Not all was harmless, perfect play, however. Sometimes they got into trouble, as all children occasionally do. There was the day that Elbert A. Smith, son of David and Clara Hartshorn Smith, who was about three years old at the time, threw Grandfather Bidamon’s “heavy iron” hoe into the river to see if it would float. It did not, and little Elbert got into trouble. At another time he and a cousin his age, Don Alvin, son of Alexander, upset the chicken coop, letting out the hen and baby chicks. Grandfather Bidamon saw what they had done and asked the boys to explain how the chickens got out. They tried to convince him that “the hen must have kicked the coop over,” and they were both in trouble (Elbert A. Smith, On Memory’s Beam [Independence, Missouri: Herald Publishing House, 1946], p. 24).
When the children came in from play, they knew where to find Grandmother’s cookie jar. It was never empty, and the cookies (not too sweet, but filling) reminded them of her love. Emma was an excellent cook who baked lots of bread and fried delicious doughnuts. There was always plenty of butter for the children’s bread, and cool milk for drinking, for Emma arose at four o’clock each morning and went to the barn to milk the cow.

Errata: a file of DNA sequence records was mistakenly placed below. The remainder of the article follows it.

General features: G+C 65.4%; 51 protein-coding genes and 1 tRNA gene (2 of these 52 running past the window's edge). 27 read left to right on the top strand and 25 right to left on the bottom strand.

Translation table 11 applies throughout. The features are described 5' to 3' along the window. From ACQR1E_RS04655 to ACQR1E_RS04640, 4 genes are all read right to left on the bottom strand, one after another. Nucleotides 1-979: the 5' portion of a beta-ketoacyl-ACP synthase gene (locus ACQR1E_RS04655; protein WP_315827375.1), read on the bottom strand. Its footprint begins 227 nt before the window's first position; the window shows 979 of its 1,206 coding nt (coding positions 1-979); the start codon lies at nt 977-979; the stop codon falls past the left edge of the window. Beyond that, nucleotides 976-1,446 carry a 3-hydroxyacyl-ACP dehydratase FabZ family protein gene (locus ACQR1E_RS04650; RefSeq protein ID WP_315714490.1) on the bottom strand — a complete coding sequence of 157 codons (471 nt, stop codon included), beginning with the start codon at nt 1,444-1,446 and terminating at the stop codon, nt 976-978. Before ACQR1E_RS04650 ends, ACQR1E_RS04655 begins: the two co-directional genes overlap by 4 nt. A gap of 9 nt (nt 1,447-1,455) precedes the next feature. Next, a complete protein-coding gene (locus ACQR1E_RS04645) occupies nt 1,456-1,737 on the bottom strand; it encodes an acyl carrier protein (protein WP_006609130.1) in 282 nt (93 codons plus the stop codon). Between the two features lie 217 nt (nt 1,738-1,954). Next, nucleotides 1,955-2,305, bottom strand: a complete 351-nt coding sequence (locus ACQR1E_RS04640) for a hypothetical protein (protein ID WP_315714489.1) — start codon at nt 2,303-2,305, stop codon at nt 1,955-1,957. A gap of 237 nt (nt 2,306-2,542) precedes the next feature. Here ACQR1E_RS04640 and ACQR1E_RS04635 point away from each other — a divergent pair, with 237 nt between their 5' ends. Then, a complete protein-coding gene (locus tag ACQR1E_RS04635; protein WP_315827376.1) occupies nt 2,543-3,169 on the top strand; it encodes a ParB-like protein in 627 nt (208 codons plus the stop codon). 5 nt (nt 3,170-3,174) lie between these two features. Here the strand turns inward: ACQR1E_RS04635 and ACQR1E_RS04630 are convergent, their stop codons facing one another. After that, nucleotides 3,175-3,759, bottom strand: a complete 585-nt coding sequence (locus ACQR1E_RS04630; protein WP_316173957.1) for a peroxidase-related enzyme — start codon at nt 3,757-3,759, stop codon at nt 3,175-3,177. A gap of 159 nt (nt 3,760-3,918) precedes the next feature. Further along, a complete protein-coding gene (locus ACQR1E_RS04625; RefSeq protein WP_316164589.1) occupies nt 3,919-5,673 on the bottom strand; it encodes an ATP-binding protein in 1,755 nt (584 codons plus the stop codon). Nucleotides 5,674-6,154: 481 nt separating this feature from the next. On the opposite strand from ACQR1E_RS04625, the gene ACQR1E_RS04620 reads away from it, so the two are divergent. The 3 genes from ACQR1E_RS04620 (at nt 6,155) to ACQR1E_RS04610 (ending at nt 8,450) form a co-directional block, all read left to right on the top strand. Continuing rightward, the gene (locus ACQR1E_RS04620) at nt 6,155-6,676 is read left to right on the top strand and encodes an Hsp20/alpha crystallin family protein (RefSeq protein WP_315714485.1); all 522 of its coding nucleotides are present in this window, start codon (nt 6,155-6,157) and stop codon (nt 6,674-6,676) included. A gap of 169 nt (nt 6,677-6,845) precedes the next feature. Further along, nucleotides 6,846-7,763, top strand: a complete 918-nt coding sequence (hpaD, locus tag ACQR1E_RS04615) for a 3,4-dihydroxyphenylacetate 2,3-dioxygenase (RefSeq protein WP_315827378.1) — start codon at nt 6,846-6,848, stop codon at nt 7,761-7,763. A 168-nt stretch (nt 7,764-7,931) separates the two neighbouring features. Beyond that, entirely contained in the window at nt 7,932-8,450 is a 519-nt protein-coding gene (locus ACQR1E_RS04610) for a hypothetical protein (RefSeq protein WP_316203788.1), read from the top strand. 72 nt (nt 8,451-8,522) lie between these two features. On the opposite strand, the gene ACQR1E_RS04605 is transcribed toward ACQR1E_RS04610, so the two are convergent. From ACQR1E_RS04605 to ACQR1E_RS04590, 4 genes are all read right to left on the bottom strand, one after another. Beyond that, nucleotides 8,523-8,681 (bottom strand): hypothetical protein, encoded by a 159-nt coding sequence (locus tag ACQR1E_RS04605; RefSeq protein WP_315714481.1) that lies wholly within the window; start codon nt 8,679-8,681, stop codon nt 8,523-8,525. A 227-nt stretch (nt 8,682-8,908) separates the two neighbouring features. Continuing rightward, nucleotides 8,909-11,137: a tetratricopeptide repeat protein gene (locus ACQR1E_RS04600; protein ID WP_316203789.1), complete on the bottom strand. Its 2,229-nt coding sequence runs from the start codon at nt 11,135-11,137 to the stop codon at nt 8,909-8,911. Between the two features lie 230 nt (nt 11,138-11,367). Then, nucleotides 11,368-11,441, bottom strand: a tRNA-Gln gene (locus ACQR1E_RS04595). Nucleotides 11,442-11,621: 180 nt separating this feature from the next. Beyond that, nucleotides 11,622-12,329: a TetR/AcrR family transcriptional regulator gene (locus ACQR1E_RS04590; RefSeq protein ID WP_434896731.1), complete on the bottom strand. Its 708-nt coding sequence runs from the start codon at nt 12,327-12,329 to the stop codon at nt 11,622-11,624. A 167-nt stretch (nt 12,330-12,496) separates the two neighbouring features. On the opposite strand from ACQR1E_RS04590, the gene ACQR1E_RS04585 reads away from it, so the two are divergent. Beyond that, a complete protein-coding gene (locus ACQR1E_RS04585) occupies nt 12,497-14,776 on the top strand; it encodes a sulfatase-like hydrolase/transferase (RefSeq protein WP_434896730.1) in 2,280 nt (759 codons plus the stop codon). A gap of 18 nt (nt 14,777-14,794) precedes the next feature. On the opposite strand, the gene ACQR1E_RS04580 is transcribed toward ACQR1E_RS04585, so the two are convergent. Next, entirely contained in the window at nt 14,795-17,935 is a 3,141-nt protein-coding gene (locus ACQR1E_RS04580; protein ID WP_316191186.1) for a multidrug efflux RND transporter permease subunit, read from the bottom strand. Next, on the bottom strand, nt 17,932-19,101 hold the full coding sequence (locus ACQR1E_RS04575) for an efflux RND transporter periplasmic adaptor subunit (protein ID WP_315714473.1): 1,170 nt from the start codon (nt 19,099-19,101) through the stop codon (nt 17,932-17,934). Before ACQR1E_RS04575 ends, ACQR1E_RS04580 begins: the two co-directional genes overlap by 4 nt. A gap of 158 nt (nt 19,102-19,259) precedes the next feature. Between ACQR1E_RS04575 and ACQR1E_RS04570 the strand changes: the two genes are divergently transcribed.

Emma was an exceptionally good gardener who raised delicious vegetables and beautiful flowers. The children followed her to the garden to plant, hoe, and harvest. They tramped with her across the broad lawns, fields, and old abandoned gardens of Nauvoo, gathering herbs—for Emma was skilled in making medicine from herbs.
But most of all there was the spiritual aspect which drew the children to Emma. She taught them by example. They heard her sing the Church hymns while she worked and in family worship. They heard her testimonies as she was questioned about the Church by those who visited or rented rooms. They listened to her testify in the prayer services which were held in the dining room of the Mansion House, in the Brick Store, and in the homes of the Saints (see Journal of History 5:271).
Eventually the call came for Emma’s sons to work for the Church at the headquarters in Plano, Illinois. One by one they moved away. Emma visited Plano, and sometimes her sons or members of their families returned to Nauvoo for a short while, but they never stayed permanently. (See Vida E. Smith, “Biography of Alexander H. Smith,” Journal of History 5:64.) Being separated from them after so many years of closeness was a real sacrifice, which Emma made for the Church she loved so much.